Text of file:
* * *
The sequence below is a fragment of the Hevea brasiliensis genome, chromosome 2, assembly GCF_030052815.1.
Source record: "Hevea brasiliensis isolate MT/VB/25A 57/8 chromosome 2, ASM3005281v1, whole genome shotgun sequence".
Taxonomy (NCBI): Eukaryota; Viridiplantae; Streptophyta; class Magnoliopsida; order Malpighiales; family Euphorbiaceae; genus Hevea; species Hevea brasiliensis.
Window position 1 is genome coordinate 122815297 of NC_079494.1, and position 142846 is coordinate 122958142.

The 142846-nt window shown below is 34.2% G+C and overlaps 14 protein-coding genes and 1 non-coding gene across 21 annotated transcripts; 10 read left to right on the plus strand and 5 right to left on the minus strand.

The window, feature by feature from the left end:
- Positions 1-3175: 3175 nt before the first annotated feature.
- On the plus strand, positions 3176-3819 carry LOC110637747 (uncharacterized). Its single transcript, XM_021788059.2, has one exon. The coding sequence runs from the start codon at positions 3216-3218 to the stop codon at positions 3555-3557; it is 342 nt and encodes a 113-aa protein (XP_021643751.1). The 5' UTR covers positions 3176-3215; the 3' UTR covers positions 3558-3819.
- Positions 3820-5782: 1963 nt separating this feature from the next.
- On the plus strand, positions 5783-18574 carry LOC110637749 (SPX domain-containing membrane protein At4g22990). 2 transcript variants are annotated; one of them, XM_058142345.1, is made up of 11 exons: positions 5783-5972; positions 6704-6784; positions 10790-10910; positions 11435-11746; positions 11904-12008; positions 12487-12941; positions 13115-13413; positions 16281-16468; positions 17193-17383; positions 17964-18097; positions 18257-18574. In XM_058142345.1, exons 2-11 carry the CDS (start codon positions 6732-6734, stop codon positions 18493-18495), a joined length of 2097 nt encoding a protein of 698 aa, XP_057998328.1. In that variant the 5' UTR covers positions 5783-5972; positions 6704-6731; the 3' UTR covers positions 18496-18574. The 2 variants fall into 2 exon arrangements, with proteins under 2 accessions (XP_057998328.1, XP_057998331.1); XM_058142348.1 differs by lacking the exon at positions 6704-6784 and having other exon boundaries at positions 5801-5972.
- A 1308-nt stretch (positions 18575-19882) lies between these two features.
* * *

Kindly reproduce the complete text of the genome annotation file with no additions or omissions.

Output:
The sequence below is a fragment of the Hevea brasiliensis genome, chromosome 2, assembly GCF_030052815.1.
Source record: "Hevea brasiliensis isolate MT/VB/25A 57/8 chromosome 2, ASM3005281v1, whole genome shotgun sequence".
Taxonomy (NCBI): Eukaryota; Viridiplantae; Streptophyta; class Magnoliopsida; order Malpighiales; family Euphorbiaceae; genus Hevea; species Hevea brasiliensis.
Window position 1 is genome coordinate 122815297 of NC_079494.1, and position 142846 is coordinate 122958142.

The 142846-nt window shown below is 34.2% G+C and overlaps 14 protein-coding genes and 1 non-coding gene across 21 annotated transcripts; 10 read left to right on the plus strand and 5 right to left on the minus strand.

The window, feature by feature from the left end:
- Positions 1-3175: 3175 nt before the first annotated feature.
- On the plus strand, positions 3176-3819 carry LOC110637747 (uncharacterized). Its single transcript, XM_021788059.2, has one exon. The coding sequence runs from the start codon at positions 3216-3218 to the stop codon at positions 3555-3557; it is 342 nt and encodes a 113-aa protein (XP_021643751.1). The 5' UTR covers positions 3176-3215; the 3' UTR covers positions 3558-3819.
- Positions 3820-5782: 1963 nt separating this feature from the next.
- On the plus strand, positions 5783-18574 carry LOC110637749 (SPX domain-containing membrane protein At4g22990). 2 transcript variants are annotated; one of them, XM_058142345.1, is made up of 11 exons: positions 5783-5972; positions 6704-6784; positions 10790-10910; positions 11435-11746; positions 11904-12008; positions 12487-12941; positions 13115-13413; positions 16281-16468; positions 17193-17383; positions 17964-18097; positions 18257-18574. In XM_058142345.1, exons 2-11 carry the CDS (start codon positions 6732-6734, stop codon positions 18493-18495), a joined length of 2097 nt encoding a protein of 698 aa, XP_057998328.1. In that variant the 5' UTR covers positions 5783-5972; positions 6704-6731; the 3' UTR covers positions 18496-18574. The 2 variants fall into 2 exon arrangements, with proteins under 2 accessions (XP_057998328.1, XP_057998331.1); XM_058142348.1 differs by lacking the exon at positions 6704-6784 and having other exon boundaries at positions 5801-5972.
- A 1308-nt stretch (positions 18575-19882) lies between these two features.